Lower extremity wounds manifest in a multitude of ways, with numerous causative or trigger factors. These types of wounds are often costly to treat, are frequently refractory, and have a high risk for recurrence. A comprehensive assessment and an evidence-based treatment plan, along with ongoing patient education and routine follow-up, are essential components of an effective plan of care.1
As discussed in previous blogs, the first steps in effective wound management for any type of wound are to determine etiologic factors and to correct them before proceeding further. It is necessary to understand the cause before we can create and implement an effective plan of care. This is especially important to remember when differentiating among venous, arterial, and neuropathic wounds because often treatments for one wound type could be contraindicated or of no benefit when treating one of the other wound types.1
Patient interview and physical assessment are key in formulating differential diagnoses when looking at venous, arterial, and neuropathic ulcers.
Given that these wounds are often present in older adults with multiple, pre-existing comorbid conditions, it is imperative that the health care provider complete a thorough interview and patient history when determining wound etiology.
Certain health conditions may be present in conjunction with venous or arterial wounds. Some of these conditions may further complicate the treatment of lower extremity ulcers. Therefore, a thorough health history and acknowledgment of these conditions, along with involving the appropriate interprofessional team members, are key to establishing an effective plan of care. Venous ulcers may be present in the setting of heart failure, lymphedema, orthopedic procedures, and hypercoagulable states. Arterial ulcers can be associated with cardiovascular disease, cerebrovascular disease, and spinal cord injuries. Neuropathic ulcers can be present in patients with underlying arterial and renal disease. It is important to be aware of these conditions and adjust the plan of care accordingly.1
Venous ulcer pain is typically described as achy, heavy, and dull, involving the entire extremity. Pain is usually worse in the dependent position, and edema improves with elevation. Many patients report minimal pain in the morning if the legs have been elevated in bed throughout the night, and then pain worsens throughout the day.1 Arterial ulcer pain is usually described as cramping, intense, and throbbing, and it typically involves the lower leg and foot. Early in the disease, pain usually occurs with significant activity and is relieved with rest (intermittent claudication). In more advanced disease, pain is usually present when the legs are in a neutral or horizontal position (such as during sleep or lying down) and is relieved in the dependent position. As the disease progresses, pain typically becomes more constant.1 Neuropathic ulcer pain is usually described as a pins and needles, burning, stinging, or electric shock type of pain, and it is sometimes worse at night. Pain may be reduced by walking and often requires pharmaceutical management.1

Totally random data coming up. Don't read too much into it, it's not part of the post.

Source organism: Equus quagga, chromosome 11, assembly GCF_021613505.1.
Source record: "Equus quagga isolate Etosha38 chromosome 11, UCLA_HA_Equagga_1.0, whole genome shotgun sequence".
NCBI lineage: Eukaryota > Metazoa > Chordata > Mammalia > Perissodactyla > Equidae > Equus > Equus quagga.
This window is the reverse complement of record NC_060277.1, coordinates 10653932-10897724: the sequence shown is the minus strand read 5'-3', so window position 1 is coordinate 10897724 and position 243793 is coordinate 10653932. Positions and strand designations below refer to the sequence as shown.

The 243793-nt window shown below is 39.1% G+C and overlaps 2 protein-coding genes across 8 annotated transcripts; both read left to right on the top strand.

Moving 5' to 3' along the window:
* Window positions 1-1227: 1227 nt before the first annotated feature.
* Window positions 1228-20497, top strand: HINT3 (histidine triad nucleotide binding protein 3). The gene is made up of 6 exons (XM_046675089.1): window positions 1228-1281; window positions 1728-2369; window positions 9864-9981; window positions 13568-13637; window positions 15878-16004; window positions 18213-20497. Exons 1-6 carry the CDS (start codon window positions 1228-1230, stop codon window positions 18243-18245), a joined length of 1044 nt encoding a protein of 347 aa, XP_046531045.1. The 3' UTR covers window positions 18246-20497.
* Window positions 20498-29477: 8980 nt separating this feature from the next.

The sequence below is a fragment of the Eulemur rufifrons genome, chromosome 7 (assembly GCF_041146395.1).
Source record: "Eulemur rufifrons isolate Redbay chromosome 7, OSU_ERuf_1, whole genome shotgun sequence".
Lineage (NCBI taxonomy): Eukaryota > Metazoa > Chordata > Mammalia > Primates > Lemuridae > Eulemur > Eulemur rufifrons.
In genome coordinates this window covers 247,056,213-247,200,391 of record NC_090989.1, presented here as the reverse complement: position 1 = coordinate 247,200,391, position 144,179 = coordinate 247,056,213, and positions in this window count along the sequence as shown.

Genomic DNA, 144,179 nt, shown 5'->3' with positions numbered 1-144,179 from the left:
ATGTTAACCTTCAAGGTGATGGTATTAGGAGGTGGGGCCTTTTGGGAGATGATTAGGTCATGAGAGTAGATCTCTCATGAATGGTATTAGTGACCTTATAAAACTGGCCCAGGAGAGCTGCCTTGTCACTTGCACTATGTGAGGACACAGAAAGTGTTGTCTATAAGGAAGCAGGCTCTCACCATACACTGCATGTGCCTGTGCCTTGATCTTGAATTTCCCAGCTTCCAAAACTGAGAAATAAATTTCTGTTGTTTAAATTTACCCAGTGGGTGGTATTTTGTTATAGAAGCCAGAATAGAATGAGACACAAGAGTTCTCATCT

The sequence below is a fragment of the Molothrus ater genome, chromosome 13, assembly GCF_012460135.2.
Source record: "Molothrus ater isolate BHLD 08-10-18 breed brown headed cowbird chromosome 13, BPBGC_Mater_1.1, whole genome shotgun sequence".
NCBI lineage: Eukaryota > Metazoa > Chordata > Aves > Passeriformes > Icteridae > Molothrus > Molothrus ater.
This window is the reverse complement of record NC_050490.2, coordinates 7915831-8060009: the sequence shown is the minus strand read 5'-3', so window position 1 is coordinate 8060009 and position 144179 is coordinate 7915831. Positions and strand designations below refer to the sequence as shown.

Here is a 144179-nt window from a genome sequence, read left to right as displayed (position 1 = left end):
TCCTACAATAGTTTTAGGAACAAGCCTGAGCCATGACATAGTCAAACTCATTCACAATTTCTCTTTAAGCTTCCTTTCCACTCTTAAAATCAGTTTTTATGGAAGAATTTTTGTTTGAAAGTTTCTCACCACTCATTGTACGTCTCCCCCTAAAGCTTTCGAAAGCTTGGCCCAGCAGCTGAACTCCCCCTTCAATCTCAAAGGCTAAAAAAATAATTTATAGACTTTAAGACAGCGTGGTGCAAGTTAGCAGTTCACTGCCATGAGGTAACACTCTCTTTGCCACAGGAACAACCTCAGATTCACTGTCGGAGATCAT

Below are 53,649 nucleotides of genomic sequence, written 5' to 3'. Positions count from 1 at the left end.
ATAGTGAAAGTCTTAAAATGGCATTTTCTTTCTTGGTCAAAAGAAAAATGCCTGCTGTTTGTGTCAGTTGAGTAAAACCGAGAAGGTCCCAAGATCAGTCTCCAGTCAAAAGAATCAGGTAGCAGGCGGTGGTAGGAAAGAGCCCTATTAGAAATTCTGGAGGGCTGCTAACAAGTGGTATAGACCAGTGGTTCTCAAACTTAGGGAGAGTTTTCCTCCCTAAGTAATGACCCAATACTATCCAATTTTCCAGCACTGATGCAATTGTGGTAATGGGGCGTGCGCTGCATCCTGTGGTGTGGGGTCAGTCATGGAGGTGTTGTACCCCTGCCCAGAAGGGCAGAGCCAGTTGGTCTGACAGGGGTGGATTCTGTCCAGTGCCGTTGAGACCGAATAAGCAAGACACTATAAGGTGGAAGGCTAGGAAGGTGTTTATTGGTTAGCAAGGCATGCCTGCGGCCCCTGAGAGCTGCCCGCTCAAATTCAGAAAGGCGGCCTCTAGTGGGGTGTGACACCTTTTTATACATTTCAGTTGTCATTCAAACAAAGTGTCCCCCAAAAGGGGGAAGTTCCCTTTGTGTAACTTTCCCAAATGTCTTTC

Lower Extremity Assessment
Both limbs should be assessed simultaneously, to compare the affected limb with the unaffected limb. Signs of venous compromise:
Signs of arterial compromise:
Signs of neuropathy:
Wounds of different etiologies vary in their clinical features. Manifestations of venous wounds:
Manifestations of arterial wounds:
Manifestations of neuropathic wounds:
Patient history (including health history and medications) is critical when formulating a plan of care and determining wound etiology. Ulcer onset and history, along with pain onset and history (exacerbating and relieving factors), are important to understand as well. Additionally, wound location plays a major role in understanding etiology—venous ulcers are typically located between the ankle and the knee, and arterial ulcers are usually located more distally—toes or forefoot—most distal from the heart. Neuropathic ulcers are most commonly found on the plantar aspect of the foot.1 In future blogs, keep an eye out for differential assessment and management, clinical presentation of patients with mixed etiology wounds, and involvement of different disciplines for the most effective plan of care.
1. McNichol L, Ratliff C, Yates S. Differential assessment of lower extremity wounds. In: McNichol LL, Ratliff CR, Yates SS, eds. Wound, Ostomy and Continence Nurses Society Core Curriculum: Wound Management. 2nd edition. Philadelphia, PA: Wolters Kluwer; 2022:446-453.
About the Author
Holly is a board certified gerontological nurse and advanced practice wound, ostomy, and continence nurse coordinator at The Department of Veterans Affairs Medical Center in Cleveland, Ohio. She has a passion for education, teaching, and our veterans. Holly has been practicing in WOC nursing for approximately six years. She has much experience with the long-term care population and chronic wounds as well as pressure injuries, diabetic ulcers, venous and arterial wounds, surgical wounds, radiation dermatitis, and wounds requiring advanced wound therapy for healing. Holly enjoys teaching new nurses about wound care and, most importantly, pressure injury prevention. She enjoys working with each patient to come up with an individualized plan of care based on their needs and overall medical situation. She values the importance of taking an interprofessional approach with wound care and prevention overall, and involves each member of the health care team as much as possible. She also values the significance of the support of leadership within her facility and the overall impact of great teamwork for positive outcomes.
The views and opinions expressed in this blog are solely those of the author, and do not represent the views of WoundSource, HMP Global, its affiliates, or subsidiary companies.